There are four ways people traditionally hide assets:
- The person denies the existence of the asset;
- Assets are transferred to a third party;
- The person claims the asset was lost or dissipated; or
- The person creates false debt.
Tax returns are the first place to look for hidden assets. Go back five years if you believe your spouse has been hiding assets. Then go through the complete tax return. Some suggestions:
- Schedule A-Itemized deductions. This form may give you clues about personal property owned because if your spouse is paying taxes on the personal property that will show up on Schedule A. This would include boats, cars, and campers. Also, any gambling losses reported here might also indicate gambling wins that you should start looking for.
- Schedule B-Interest and Ordinary Dividends. This should identify all investments and assets that are generating interest and dividends. Oftentimes I find assets my client didn’t know existed on this schedule because there is interest being earned from a bank account or other investment account.
- Schedule C-Profit or Loss from Business. I’m always curious to look at this schedule when there is a business owned by one or both spouses. Oftentimes, spouses think their business is worth more than it is. Schedule C will give you gross profits before expenses and then list out the expenses. Depreciation on Schedule C is oftentimes added back in by the judge which will increase the net income earned by the business owner. The depreciation schedule will also help you identify all assets owned by the business and give you a starting place when completing your financial disclosure statement for your attorney.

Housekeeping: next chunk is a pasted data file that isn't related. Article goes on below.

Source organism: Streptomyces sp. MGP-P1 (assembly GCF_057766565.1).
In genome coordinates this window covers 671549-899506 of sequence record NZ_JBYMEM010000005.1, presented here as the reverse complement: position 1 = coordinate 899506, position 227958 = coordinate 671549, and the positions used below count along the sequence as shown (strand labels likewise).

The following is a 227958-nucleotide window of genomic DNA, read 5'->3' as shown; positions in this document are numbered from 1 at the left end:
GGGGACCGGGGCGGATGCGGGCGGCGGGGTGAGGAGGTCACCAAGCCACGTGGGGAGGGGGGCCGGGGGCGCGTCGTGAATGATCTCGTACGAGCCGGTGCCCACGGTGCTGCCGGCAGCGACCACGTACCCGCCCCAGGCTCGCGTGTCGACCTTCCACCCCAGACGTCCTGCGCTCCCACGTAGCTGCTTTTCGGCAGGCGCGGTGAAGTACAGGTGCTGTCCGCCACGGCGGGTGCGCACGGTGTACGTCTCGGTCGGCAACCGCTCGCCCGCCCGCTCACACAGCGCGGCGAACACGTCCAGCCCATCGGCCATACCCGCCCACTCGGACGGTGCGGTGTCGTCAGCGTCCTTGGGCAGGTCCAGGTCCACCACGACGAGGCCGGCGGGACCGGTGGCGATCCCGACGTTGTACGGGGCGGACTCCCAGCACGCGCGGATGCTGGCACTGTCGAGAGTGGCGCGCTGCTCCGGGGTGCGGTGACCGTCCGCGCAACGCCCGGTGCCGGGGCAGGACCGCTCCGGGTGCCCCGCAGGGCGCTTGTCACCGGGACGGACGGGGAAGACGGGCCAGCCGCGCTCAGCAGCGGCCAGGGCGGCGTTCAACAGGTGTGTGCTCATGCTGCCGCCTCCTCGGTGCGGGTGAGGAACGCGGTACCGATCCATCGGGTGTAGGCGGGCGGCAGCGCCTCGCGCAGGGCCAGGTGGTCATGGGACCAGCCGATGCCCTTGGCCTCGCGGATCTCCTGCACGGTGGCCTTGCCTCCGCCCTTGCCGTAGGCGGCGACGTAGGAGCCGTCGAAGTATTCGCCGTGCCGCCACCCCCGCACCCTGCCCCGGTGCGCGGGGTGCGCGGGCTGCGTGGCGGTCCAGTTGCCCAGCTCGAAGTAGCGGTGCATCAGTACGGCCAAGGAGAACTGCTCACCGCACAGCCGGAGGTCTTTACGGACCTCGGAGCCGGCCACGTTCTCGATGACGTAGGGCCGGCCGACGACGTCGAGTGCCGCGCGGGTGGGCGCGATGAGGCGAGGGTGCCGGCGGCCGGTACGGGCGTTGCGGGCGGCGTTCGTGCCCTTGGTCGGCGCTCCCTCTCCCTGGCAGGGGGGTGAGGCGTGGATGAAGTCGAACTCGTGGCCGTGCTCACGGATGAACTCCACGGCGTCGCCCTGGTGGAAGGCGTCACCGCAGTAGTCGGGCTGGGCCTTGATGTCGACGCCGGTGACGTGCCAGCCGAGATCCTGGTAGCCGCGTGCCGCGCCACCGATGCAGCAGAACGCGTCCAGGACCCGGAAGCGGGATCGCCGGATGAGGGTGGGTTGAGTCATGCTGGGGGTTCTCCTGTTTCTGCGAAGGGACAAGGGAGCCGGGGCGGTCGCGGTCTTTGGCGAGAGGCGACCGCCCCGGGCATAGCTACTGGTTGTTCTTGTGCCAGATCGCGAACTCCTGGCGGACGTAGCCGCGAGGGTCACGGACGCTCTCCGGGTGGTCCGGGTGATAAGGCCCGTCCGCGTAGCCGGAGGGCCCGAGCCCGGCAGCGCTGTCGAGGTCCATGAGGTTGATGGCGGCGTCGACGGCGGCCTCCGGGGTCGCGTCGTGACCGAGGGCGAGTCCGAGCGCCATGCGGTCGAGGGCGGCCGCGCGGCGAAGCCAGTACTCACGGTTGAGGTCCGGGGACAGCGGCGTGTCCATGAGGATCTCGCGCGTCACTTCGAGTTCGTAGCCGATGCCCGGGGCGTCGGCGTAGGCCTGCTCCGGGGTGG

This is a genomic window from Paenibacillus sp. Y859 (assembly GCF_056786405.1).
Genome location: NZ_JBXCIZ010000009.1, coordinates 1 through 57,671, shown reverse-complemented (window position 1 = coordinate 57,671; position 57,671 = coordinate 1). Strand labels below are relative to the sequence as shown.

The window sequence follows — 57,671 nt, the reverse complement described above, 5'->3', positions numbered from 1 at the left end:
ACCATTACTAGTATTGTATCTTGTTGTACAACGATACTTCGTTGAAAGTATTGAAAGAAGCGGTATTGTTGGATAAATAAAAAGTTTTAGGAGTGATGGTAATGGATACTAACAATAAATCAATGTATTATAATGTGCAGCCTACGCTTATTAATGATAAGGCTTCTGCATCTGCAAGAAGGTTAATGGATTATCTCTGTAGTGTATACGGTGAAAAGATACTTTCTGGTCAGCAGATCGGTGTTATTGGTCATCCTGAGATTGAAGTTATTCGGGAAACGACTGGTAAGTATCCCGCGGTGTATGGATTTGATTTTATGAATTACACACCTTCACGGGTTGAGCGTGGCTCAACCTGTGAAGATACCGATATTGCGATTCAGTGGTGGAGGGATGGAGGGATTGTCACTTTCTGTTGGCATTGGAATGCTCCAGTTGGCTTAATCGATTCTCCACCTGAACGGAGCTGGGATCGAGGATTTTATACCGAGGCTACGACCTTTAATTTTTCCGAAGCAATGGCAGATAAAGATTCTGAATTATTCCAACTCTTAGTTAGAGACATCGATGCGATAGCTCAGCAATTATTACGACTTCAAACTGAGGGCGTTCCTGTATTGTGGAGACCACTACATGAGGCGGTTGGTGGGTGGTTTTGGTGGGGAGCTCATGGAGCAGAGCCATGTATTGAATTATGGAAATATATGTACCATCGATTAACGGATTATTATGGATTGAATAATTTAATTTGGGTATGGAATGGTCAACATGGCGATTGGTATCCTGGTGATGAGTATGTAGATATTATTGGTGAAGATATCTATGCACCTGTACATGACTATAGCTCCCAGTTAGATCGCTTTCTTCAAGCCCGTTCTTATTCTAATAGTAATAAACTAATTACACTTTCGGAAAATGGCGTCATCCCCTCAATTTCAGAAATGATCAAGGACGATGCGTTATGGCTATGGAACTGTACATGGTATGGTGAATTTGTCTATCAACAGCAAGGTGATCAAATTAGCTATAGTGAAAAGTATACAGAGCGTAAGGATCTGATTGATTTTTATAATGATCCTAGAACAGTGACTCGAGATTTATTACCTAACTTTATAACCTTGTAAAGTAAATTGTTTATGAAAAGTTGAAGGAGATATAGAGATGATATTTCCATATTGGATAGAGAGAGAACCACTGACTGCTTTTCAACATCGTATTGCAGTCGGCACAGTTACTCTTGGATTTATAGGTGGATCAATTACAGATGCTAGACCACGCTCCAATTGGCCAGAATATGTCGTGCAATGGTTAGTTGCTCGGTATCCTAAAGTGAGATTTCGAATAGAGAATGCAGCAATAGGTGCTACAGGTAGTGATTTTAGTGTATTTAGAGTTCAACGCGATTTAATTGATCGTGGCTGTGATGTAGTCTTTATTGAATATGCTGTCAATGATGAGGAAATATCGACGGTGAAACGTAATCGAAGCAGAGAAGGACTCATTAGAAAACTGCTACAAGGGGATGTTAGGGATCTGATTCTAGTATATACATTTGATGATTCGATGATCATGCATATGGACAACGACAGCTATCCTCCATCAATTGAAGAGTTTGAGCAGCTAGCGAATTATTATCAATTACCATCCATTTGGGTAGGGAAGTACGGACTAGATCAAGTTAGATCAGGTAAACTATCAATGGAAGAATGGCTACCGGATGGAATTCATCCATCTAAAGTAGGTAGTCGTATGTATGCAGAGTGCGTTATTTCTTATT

- Schedule D-Capital Gains and Losses. This form is used to report gains and losses from sale of stocks, bonds and real estate.
- Schedule E-Supplemental Income and Loss. Any income from rental property, royalties, and partnership income will be reported here. Also, look at depreciation on this form. Depreciation is an asset of the marriage as are capital losses that can be carried over from year to year. You need to list out capital losses and any carry over depreciation as an asset on your disclosure form for your divorce attorney. Otherwise, it won’t be divided as part of your divorce.
In conclusion, you should start with a review of the complete returns including all schedules and attachments which will include 1099s and W2s. Any amended returns should be compared to the original return. By starting with the tax returns this will give you a basic idea of what your assets and debts are and should help you begin to identify areas where you need to look further.
When in doubt contact a good divorce attorney at columbiafamilylawgroup.com.